In a post-mortem study, among persons who died of OAE in northern Uganda his team showed similar neuro-inflammatory lesions in persons with NS and persons with other forms of OAE confirming that NS and other forms of OAE are part of the same disease. Studies are ongoing on CSF and blood samples from persons with OAE/NS and controls to study the pathophysiological mechanism how O. volvulus may trigger the development of epilepsy. O. volvulus microfilariae and DNA were not detected in CSF. Therefore an auto-immune process triggered by O. volvulus seems to be the most likely mechanism.
Currently R Colebunders is involved in setting up prospective population based studies in onchocerciasis-endemic areas to investigate the effect of different onchocerciasis elimination strategies on the incidence of OAE. Moreover in those onchocerciasis-endemic areas with high epilepsy prevalence he is collaborating with local NGOs and the primary health care system to evaluate community based epilepsy treatment/care programmes.
R Colebunders was among the first to describe the clinical manifestations of HIV infection in Africa. In 2004 he spent a sabbatical year in Uganda at the infectious diseases Institute to assist this institution to scale up ART. He published numerous studies about how to improve the quality of care in persons with HIV and HIV TB co-infection and how to organise care/treatment more effectively. He initiated the international network for the study of HIV related IRIS (INSHI). He was a member of the international team that investigated the Kikwit Ebola and the Durba Marburg outbreak. Currently he is involved in research to identify the cause of the nodding syndrome and epilepsy in onchocerciasis endemic regions. He is initiator and coordinator of the International Citizen Project COVID-19, an initiative to investigate the impact of the COVID-19 pandemic on the lives of people living in Low and Middle income countries. WWW.ICPcovid.com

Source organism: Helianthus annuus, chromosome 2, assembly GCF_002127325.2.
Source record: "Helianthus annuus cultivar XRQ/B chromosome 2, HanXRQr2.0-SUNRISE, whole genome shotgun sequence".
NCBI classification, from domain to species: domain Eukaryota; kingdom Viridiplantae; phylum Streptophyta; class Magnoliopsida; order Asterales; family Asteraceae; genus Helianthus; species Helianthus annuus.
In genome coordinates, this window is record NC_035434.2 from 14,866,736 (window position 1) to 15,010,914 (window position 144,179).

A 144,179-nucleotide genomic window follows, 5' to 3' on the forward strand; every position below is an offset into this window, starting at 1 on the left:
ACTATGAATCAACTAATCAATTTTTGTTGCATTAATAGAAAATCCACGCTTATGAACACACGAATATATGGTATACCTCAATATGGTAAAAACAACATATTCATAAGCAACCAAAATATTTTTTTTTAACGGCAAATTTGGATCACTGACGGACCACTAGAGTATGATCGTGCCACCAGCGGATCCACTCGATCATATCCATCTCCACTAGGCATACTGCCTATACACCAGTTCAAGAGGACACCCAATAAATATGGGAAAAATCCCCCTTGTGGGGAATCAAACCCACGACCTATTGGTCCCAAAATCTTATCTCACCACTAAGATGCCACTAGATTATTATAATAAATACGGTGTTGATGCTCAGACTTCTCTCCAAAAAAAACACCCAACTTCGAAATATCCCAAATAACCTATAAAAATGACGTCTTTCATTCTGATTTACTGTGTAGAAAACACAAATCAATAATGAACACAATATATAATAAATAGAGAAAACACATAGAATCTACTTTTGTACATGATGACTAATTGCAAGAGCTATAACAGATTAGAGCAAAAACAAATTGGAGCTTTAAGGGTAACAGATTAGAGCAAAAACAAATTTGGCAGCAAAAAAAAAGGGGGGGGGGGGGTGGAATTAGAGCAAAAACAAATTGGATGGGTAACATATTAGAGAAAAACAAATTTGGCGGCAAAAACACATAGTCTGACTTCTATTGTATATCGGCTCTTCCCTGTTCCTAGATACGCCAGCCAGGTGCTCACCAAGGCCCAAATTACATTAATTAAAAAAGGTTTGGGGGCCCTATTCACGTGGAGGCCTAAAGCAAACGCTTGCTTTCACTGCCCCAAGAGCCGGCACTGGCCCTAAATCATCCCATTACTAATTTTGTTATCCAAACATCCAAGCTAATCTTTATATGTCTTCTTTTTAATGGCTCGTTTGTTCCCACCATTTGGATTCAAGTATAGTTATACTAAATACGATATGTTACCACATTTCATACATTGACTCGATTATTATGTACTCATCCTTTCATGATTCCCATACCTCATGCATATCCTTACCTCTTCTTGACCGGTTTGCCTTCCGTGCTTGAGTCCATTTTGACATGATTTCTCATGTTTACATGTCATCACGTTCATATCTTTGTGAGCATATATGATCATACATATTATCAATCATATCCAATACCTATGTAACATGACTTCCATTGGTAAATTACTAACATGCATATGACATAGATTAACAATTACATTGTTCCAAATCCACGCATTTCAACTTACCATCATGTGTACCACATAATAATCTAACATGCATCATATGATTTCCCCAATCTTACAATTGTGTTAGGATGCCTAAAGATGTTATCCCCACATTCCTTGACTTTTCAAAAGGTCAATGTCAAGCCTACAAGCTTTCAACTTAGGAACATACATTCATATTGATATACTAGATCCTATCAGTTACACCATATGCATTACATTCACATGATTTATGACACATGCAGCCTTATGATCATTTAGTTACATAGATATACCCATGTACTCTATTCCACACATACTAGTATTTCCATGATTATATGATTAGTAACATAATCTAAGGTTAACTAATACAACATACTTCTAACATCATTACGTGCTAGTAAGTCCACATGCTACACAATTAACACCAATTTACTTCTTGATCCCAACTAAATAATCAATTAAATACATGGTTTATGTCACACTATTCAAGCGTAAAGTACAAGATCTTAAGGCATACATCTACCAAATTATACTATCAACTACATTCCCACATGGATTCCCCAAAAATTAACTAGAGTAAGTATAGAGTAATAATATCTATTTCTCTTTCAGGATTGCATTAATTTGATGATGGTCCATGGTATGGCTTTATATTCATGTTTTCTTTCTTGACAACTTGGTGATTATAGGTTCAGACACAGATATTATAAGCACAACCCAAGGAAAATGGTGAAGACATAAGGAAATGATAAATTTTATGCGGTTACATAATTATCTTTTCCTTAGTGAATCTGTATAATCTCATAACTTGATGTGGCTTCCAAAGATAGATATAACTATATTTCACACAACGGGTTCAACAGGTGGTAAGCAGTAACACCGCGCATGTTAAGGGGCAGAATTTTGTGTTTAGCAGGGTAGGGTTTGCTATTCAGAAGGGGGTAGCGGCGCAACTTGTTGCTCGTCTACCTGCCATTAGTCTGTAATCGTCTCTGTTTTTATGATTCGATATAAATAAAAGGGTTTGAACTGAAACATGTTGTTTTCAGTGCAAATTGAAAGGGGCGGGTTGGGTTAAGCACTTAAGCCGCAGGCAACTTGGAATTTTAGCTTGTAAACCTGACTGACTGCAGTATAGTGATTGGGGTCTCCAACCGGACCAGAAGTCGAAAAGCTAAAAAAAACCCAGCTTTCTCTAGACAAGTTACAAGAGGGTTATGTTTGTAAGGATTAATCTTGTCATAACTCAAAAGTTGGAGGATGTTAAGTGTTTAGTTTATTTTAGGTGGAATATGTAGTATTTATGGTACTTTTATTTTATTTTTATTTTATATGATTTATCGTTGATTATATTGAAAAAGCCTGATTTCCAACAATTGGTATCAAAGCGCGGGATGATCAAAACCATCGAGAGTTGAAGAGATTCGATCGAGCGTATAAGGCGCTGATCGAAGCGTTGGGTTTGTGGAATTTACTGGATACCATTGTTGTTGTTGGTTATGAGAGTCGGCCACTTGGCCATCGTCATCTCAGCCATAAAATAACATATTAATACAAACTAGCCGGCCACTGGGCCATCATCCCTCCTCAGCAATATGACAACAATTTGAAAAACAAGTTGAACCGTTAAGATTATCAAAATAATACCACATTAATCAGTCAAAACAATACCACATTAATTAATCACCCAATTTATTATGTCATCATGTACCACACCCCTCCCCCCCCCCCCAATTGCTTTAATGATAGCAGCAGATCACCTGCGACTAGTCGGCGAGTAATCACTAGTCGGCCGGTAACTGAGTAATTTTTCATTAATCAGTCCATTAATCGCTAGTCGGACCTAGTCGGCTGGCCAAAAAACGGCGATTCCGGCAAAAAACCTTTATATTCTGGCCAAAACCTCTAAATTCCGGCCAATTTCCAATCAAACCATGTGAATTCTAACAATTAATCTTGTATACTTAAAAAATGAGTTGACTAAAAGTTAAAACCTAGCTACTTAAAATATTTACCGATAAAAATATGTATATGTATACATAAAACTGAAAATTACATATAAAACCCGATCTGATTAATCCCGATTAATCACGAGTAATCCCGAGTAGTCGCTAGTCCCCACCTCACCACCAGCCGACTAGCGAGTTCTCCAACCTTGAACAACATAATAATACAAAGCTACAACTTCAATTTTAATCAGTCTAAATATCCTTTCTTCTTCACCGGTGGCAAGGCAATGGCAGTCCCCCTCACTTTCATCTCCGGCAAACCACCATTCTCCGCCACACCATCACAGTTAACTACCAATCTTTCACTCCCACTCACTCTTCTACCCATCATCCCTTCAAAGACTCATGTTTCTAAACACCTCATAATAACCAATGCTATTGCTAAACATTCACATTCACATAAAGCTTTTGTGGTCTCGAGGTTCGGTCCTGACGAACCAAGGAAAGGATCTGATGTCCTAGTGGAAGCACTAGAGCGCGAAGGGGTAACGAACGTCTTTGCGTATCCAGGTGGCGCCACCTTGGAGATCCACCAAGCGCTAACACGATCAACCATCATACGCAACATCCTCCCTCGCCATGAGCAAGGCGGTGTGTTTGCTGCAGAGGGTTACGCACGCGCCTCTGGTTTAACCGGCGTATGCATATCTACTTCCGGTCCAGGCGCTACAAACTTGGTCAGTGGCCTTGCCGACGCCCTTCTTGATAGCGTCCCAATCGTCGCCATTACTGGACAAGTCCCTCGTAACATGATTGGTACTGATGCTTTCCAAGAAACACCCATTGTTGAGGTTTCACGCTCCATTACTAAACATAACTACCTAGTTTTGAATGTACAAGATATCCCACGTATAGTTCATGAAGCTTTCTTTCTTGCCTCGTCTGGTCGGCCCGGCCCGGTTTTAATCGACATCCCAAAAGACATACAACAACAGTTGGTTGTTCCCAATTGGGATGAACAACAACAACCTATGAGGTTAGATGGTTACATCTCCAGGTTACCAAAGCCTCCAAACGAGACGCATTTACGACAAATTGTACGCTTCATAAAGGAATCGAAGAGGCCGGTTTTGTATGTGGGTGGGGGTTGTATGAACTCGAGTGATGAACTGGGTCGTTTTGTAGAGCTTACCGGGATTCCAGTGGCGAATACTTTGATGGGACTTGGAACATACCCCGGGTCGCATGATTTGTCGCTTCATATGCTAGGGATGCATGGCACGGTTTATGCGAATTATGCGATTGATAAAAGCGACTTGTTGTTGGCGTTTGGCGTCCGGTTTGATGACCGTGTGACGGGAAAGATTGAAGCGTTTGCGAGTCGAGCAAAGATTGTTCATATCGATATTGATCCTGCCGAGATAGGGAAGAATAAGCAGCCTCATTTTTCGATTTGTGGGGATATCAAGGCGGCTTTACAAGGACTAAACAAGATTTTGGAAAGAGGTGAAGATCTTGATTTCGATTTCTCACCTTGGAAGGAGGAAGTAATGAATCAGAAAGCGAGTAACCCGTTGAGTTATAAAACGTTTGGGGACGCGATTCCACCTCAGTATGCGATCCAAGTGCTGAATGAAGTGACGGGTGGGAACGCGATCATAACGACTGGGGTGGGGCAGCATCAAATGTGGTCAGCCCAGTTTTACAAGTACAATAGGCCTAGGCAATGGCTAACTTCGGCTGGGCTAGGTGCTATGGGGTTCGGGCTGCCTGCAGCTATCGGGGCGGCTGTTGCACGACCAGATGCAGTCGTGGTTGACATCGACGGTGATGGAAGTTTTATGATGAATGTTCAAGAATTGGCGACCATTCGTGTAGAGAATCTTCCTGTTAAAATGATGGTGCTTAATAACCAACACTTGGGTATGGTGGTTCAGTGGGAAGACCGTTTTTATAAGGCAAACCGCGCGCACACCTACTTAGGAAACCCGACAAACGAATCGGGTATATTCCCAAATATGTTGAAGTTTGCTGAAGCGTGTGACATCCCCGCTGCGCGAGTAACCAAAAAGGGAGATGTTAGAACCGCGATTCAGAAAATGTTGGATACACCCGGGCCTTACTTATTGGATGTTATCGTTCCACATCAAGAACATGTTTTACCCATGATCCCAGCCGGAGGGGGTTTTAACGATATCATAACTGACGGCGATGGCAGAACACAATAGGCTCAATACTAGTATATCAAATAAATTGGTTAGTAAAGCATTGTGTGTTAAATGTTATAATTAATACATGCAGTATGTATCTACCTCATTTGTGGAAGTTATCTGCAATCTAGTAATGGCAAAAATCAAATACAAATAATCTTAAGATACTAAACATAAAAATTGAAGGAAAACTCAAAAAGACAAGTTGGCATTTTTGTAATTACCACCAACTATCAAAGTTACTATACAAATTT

A.Positions and Honors
1974 Setif, Algeria: Head of department of paediatrics in large urban hospital.
1974‑1975 Bougaa, Algeria: responsible for the health care of a large rural area.
1976-1982 Medical Residency, Internal Medicine, St Pierre Brussels
1982‑1984 Senior fellow in Internal Medicine, University Hospital Antwerp (department of cardiology) and Hospital St.-Mariagasthuis, Berchem, Belgium.
1984‑1987 Coordinator of the clinical studies on HIV/AIDS of "Projet SIDA" in Kinshasa, Zaire.
1988 Visiting scientist, International Activities HIV/AIDS program, Centers for Disease Control (CDC), Atlanta, GA, USA.
1989-2004 Coordinator of the HIV/AIDS patient care and clinical research, Institute of Tropical Medicine (ITM), Antwerp.
1995- Professor in Tropical Diseases and STD, Institute of Tropical Medicine, Antwerp.
1996- Professor in Infectious Diseases, University of Antwerp (UA).
2004-3.05 Senior Clinical investigator, Infectious Disease Institute, Kampala, Uganda (Sabbatical)
4.2005-4.14 Head clinical HIV/STD Unit, department clinical Sciences, Institute of Tropical Medicine, Antwerp
Consultancies concerning HIV, TB and viral haemorrhagic fevers. for WHO, UNAIDS, Family Health International (FHI), European Commission (EC), University of North Carolina (UNC), Institut de Recherche pour le Développement (IRD), EDCTP, Pasteur Institute, ANRS, etc...
W.R.O. Goslingsprize 1993. Infectious Diseases Society of the Netherlands and Flanders.
Membership in professional societies
-2008 Chairman of the Flemish Clinical AIDS Research Group, Belgian Society of Infectious Diseases
Member of the most Scientific Committees of European, International and African AIDS conferences
Academic Alliance Member, Infectious Diseases Institute, Makerere University, Uganda
-2014 Coordinator International Network for the Study of HIV-associated IRIS (INSHI)
Selected peer-reviewed publications (selected from 570 publications)
Colebunders R, Mann JM, Francis H et al. Evaluation of a Clinical Case Definition of AIDS in Africa. Lancet 1987; i: 492‑4.
Colebunders R, Lusakumunu K, Nelson AM et al. Persistent diarrhoea in Zairian AIDS patients: an endoscopical and histological study. GUT 1988; 29: 1687-91.
Colebunders RL, Ryder RW, Nzilambi N, Dikilu K, Willame JC, Kaboto M, Bagala N, Jeugmans J, Muepu K, Francis HL, Mann JM, Quinn TC and Piot P. HIV infection in patients with tuberculosis in Kinshasa, Zaire. Am Rev Respir Dis 1989; 139: 1082-5.
Colebunders R, Hodossy B, Burger D, Daems T, Roelens K, Pelgrom J, Coppens M, Van Bulck B, Jacquemyn Y, Van Wijngaerden E, Fransen K. The effect of highly active antiretroviral treatment on viral load and antiretroviral drug levels in breast milk. AIDS. 2005 Nov 4;19(16):1912-1915.